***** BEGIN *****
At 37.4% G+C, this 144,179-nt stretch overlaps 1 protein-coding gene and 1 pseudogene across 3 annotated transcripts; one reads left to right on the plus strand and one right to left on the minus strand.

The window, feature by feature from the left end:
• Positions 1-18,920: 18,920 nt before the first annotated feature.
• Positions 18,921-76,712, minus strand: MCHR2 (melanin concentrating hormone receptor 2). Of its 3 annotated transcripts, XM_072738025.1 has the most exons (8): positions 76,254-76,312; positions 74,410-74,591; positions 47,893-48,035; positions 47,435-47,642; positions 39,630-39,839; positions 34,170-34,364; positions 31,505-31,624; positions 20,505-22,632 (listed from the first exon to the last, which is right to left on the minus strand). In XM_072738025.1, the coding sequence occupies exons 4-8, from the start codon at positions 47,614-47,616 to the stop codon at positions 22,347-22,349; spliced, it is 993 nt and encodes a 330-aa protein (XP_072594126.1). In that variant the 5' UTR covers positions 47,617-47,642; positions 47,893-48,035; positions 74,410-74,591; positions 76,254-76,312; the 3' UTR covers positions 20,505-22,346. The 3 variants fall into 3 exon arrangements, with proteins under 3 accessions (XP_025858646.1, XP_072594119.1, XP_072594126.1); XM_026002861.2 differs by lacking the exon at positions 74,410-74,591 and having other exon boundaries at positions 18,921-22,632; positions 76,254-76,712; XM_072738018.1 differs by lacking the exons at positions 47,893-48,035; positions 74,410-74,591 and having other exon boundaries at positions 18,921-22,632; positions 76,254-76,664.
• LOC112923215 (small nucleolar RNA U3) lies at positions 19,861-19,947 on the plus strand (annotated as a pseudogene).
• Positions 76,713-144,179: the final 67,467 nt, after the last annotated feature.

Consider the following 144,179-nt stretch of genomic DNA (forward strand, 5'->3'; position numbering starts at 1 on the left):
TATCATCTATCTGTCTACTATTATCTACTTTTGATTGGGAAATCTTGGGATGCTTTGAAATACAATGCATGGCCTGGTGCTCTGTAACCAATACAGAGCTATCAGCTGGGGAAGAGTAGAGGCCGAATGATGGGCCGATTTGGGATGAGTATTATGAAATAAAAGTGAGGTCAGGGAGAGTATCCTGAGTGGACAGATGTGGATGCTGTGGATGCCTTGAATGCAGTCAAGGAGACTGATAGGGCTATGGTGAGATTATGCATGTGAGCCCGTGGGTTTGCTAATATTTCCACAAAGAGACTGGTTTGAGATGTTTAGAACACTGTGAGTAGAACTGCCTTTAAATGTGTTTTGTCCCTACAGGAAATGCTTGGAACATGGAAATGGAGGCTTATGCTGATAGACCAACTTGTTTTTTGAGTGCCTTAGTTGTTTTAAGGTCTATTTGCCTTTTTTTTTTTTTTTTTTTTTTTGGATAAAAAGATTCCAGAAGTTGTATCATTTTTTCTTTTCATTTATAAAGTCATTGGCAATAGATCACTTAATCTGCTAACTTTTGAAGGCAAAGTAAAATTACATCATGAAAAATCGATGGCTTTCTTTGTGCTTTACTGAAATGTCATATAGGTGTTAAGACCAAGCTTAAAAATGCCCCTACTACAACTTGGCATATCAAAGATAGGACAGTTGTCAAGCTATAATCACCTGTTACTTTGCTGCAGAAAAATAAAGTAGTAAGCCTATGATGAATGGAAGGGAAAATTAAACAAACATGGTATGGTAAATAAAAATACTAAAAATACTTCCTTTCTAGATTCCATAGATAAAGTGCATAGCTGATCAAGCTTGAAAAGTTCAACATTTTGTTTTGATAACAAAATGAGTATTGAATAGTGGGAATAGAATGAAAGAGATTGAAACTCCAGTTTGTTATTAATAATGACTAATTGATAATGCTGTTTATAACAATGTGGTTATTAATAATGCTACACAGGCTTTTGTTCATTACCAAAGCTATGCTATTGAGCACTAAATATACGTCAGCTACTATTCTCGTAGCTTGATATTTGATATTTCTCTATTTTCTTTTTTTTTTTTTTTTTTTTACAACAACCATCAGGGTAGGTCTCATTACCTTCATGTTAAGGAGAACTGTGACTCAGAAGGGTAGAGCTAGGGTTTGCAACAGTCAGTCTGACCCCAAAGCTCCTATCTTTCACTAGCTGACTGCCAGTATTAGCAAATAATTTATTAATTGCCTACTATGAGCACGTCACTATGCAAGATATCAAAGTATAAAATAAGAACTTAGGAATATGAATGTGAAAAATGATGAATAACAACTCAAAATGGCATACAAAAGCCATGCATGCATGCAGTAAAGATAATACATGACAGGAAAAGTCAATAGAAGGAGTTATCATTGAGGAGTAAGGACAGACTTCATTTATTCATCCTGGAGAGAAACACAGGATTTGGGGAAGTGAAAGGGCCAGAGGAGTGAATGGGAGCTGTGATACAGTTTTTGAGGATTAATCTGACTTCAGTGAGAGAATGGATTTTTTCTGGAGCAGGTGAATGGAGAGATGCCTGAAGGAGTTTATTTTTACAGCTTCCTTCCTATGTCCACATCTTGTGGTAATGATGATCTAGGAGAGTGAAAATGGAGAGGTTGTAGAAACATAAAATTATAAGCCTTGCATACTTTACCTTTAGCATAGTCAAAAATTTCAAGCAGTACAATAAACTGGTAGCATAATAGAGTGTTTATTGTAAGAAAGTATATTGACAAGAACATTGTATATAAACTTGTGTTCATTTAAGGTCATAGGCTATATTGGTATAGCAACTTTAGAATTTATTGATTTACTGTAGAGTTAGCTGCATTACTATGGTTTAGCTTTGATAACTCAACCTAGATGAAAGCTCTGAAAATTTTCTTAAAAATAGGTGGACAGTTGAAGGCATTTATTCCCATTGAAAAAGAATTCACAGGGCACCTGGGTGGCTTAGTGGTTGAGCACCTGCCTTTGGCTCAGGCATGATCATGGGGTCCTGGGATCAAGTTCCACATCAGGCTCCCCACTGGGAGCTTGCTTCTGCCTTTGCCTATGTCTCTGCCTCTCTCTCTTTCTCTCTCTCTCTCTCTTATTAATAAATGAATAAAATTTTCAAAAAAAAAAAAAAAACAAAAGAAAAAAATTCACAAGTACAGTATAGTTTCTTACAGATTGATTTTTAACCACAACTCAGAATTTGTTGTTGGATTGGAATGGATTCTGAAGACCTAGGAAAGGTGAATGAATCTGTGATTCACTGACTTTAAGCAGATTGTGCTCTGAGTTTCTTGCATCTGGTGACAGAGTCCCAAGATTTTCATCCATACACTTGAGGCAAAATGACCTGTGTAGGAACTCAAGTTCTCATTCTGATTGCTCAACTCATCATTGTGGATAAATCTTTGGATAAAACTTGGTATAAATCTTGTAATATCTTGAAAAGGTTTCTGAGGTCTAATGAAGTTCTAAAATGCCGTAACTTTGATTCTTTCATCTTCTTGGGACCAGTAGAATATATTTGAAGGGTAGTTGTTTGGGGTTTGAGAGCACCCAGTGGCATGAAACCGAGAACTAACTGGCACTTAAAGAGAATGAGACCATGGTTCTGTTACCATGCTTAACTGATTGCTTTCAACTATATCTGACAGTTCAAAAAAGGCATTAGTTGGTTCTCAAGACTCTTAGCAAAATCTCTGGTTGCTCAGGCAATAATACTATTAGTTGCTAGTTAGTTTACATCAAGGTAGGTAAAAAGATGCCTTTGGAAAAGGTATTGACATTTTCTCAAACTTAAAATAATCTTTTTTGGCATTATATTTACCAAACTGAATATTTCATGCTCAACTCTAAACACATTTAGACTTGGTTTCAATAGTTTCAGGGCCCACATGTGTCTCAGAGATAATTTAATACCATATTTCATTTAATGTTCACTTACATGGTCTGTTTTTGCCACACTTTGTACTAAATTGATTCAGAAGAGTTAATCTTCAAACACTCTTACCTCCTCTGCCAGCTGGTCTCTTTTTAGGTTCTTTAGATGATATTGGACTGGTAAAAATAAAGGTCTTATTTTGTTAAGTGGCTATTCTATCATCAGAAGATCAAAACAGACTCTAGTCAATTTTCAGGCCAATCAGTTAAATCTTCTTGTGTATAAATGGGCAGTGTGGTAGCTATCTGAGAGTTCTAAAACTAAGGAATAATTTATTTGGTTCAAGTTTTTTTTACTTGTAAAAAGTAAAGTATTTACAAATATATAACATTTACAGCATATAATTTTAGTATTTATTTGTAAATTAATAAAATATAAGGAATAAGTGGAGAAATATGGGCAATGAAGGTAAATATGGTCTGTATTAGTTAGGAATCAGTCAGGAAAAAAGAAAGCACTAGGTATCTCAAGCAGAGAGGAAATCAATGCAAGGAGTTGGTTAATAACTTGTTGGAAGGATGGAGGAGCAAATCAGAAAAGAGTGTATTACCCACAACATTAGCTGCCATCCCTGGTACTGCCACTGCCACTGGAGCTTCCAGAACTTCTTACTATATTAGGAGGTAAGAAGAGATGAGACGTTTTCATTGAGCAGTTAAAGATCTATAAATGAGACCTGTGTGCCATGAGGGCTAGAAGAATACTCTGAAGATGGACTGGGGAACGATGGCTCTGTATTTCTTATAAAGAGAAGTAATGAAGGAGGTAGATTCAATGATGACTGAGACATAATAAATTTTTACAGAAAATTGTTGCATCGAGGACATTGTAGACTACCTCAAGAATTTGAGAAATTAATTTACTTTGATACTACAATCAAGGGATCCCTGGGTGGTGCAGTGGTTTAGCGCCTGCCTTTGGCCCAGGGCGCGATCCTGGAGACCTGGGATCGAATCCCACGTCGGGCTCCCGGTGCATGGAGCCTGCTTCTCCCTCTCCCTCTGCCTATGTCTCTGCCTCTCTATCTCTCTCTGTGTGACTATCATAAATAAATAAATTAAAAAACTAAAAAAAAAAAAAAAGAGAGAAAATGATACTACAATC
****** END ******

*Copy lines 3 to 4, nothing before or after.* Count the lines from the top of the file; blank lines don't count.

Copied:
• Positions 1-18,920: 18,920 nt before the first annotated feature.
• Positions 18,921-76,712, minus strand: MCHR2 (melanin concentrating hormone receptor 2). Of its 3 annotated transcripts, XM_072738025.1 has the most exons (8): positions 76,254-76,312; positions 74,410-74,591; positions 47,893-48,035; positions 47,435-47,642; positions 39,630-39,839; positions 34,170-34,364; positions 31,505-31,624; positions 20,505-22,632 (listed from the first exon to the last, which is right to left on the minus strand). In XM_072738025.1, the coding sequence occupies exons 4-8, from the start codon at positions 47,614-47,616 to the stop codon at positions 22,347-22,349; spliced, it is 993 nt and encodes a 330-aa protein (XP_072594126.1). In that variant the 5' UTR covers positions 47,617-47,642; positions 47,893-48,035; positions 74,410-74,591; positions 76,254-76,312; the 3' UTR covers positions 20,505-22,346. The 3 variants fall into 3 exon arrangements, with proteins under 3 accessions (XP_025858646.1, XP_072594119.1, XP_072594126.1); XM_026002861.2 differs by lacking the exon at positions 74,410-74,591 and having other exon boundaries at positions 18,921-22,632; positions 76,254-76,712; XM_072738018.1 differs by lacking the exons at positions 47,893-48,035; positions 74,410-74,591 and having other exon boundaries at positions 18,921-22,632; positions 76,254-76,664.